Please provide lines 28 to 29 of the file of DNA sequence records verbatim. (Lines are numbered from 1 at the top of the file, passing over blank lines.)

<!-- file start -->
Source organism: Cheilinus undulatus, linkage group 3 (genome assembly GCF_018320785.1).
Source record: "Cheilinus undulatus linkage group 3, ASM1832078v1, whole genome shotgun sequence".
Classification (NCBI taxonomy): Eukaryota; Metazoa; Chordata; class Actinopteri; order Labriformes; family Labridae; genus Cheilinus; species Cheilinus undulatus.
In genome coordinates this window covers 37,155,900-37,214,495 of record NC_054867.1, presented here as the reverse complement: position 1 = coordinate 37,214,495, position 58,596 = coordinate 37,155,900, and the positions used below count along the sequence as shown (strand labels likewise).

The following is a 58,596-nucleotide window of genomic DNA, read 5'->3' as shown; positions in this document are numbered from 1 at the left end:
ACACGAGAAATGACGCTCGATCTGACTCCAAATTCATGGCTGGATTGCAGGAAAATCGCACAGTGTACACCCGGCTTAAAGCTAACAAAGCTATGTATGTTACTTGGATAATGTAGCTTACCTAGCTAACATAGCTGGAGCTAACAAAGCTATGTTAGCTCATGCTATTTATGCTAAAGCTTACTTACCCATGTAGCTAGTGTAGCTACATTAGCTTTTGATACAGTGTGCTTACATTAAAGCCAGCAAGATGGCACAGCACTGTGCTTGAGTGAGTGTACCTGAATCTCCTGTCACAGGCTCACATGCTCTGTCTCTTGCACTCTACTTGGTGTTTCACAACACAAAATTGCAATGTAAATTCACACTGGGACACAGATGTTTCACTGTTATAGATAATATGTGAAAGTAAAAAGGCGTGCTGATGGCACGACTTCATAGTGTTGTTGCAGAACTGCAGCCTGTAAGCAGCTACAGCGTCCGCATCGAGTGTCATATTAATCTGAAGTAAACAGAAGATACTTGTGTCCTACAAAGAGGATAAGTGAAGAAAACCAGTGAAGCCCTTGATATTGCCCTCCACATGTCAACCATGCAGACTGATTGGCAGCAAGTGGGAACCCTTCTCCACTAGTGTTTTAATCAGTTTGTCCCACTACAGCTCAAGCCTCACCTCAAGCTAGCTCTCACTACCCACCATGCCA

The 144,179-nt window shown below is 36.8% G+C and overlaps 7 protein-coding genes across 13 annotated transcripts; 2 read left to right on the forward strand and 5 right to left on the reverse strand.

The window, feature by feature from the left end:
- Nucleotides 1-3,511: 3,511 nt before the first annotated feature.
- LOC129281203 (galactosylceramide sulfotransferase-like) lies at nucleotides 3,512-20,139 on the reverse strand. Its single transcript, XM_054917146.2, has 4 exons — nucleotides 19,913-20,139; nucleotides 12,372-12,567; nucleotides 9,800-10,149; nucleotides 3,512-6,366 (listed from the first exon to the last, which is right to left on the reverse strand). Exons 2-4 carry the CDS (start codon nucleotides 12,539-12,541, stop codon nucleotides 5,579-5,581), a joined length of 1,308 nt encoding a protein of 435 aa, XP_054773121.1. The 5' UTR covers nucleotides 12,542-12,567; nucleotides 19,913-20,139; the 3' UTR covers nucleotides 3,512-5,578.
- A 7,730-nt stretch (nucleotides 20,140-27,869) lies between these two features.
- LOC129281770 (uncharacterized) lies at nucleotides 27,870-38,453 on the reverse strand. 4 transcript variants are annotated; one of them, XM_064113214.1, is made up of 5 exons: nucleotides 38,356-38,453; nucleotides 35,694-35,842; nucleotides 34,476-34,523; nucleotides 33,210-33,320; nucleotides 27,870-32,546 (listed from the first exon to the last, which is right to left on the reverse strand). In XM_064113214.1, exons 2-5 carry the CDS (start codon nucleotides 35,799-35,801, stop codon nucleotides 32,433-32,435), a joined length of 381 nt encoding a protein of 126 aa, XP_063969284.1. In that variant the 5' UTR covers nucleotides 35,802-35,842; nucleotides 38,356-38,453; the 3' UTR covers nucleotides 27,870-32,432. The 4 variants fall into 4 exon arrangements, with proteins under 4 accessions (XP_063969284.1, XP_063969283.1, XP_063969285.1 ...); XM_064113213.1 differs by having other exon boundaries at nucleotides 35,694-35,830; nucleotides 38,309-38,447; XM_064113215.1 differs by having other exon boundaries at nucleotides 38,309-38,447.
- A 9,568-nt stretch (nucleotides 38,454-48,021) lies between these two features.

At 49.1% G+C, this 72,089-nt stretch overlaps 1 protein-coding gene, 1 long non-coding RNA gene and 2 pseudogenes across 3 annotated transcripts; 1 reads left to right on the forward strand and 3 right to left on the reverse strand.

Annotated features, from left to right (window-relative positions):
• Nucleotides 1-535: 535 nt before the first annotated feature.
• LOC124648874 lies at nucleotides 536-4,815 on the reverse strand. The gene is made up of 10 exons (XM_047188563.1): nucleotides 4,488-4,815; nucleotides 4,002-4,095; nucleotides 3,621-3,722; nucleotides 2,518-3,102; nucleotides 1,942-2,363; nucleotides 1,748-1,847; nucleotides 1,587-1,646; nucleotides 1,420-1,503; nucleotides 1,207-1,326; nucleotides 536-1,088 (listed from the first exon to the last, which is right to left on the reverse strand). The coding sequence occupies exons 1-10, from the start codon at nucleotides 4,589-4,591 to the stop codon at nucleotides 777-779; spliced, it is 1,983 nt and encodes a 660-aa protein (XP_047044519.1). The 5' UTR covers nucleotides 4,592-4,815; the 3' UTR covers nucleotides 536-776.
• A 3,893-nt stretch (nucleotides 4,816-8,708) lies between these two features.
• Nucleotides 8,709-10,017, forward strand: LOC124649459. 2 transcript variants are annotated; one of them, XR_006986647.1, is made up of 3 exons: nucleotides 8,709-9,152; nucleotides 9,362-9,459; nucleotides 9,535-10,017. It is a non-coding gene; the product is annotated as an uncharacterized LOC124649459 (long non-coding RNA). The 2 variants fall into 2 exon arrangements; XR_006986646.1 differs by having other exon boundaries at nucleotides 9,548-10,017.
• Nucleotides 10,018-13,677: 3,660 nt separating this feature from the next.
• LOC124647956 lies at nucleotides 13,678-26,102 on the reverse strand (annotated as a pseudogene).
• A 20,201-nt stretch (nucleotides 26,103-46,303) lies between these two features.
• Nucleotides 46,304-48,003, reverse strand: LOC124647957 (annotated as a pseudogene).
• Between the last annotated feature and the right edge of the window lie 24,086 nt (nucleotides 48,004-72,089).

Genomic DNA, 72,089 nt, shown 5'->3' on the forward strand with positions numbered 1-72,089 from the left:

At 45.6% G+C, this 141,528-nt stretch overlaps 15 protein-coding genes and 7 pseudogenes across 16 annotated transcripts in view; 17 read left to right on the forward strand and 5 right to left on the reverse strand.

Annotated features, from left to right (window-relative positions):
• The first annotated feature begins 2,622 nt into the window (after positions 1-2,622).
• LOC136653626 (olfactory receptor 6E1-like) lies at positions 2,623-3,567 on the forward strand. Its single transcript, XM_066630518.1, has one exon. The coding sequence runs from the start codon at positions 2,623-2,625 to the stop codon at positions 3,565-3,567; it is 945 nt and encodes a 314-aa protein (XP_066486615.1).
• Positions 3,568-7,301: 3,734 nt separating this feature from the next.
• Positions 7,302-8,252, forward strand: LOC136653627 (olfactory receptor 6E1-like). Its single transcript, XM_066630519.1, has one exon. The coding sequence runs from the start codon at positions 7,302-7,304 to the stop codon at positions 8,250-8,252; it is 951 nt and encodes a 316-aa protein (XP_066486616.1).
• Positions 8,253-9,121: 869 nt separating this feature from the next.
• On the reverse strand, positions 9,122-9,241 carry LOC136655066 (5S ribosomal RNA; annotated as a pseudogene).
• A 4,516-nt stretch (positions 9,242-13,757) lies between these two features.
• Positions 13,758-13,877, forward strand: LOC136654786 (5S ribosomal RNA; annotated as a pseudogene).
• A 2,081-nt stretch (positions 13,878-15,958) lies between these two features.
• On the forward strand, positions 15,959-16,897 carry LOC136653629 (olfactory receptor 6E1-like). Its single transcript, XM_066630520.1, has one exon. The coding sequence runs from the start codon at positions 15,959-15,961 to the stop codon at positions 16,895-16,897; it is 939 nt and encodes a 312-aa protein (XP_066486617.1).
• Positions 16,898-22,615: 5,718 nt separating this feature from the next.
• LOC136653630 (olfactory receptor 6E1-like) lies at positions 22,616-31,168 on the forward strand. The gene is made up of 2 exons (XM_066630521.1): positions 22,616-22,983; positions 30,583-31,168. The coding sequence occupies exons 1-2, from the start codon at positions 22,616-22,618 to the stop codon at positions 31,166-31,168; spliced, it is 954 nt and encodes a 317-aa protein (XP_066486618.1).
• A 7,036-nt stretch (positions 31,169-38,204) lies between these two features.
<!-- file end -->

• The first annotated feature begins 2,622 nt into the window (after positions 1-2,622).
• LOC136653626 (olfactory receptor 6E1-like) lies at positions 2,623-3,567 on the forward strand. Its single transcript, XM_066630518.1, has one exon. The coding sequence runs from the start codon at positions 2,623-2,625 to the stop codon at positions 3,565-3,567; it is 945 nt and encodes a 314-aa protein (XP_066486615.1).